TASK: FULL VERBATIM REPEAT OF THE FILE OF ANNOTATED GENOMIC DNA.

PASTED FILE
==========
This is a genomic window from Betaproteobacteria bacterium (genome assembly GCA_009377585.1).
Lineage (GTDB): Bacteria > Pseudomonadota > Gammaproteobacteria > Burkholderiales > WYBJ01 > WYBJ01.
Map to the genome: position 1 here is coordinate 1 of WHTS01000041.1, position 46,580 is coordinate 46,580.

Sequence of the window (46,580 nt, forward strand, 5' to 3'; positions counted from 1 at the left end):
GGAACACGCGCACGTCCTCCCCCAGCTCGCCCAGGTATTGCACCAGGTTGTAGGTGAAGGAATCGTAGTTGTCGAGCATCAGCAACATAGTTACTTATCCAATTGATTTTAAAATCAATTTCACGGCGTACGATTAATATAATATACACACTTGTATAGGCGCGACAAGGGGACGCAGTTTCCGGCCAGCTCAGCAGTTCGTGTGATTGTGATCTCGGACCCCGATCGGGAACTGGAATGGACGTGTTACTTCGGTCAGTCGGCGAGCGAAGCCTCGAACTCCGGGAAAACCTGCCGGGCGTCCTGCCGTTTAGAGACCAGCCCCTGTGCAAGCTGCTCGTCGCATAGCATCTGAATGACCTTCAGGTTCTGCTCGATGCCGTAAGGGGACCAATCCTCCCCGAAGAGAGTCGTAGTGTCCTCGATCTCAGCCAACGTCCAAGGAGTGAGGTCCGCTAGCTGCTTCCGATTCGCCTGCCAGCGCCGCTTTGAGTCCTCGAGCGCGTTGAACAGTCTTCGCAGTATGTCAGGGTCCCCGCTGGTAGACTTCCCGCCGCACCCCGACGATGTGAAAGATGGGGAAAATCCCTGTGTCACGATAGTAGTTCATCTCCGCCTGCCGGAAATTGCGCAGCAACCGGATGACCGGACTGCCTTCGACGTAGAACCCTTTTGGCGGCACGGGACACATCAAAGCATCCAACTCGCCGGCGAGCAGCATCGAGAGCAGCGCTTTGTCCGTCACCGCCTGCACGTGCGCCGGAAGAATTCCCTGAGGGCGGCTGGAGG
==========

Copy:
This is a genomic window from Betaproteobacteria bacterium (genome assembly GCA_009377585.1).
Lineage (GTDB): Bacteria > Pseudomonadota > Gammaproteobacteria > Burkholderiales > WYBJ01 > WYBJ01.
Map to the genome: position 1 here is coordinate 1 of WHTS01000041.1, position 46,580 is coordinate 46,580.

Sequence of the window (46,580 nt, forward strand, 5' to 3'; positions counted from 1 at the left end):
GGAACACGCGCACGTCCTCCCCCAGCTCGCCCAGGTATTGCACCAGGTTGTAGGTGAAGGAATCGTAGTTGTCGAGCATCAGCAACATAGTTACTTATCCAATTGATTTTAAAATCAATTTCACGGCGTACGATTAATATAATATACACACTTGTATAGGCGCGACAAGGGGACGCAGTTTCCGGCCAGCTCAGCAGTTCGTGTGATTGTGATCTCGGACCCCGATCGGGAACTGGAATGGACGTGTTACTTCGGTCAGTCGGCGAGCGAAGCCTCGAACTCCGGGAAAACCTGCCGGGCGTCCTGCCGTTTAGAGACCAGCCCCTGTGCAAGCTGCTCGTCGCATAGCATCTGAATGACCTTCAGGTTCTGCTCGATGCCGTAAGGGGACCAATCCTCCCCGAAGAGAGTCGTAGTGTCCTCGATCTCAGCCAACGTCCAAGGAGTGAGGTCCGCTAGCTGCTTCCGATTCGCCTGCCAGCGCCGCTTTGAGTCCTCGAGCGCGTTGAACAGTCTTCGCAGTATGTCAGGGTCCCCGCTGGTAGACTTCCCGCCGCACCCCGACGATGTGAAAGATGGGGAAAATCCCTGTGTCACGATAGTAGTTCATCTCCGCCTGCCGGAAATTGCGCAGCAACCGGATGACCGGACTGCCTTCGACGTAGAACCCTTTTGGCGGCACGGGACACATCAAAGCATCCAACTCGCCGGCGAGCAGCATCGAGAGCAGCGCTTTGTCCGTCACCGCCTGCACGTGCGCCGGAAGAATTCCCTGAGGGCGGCTGGAGG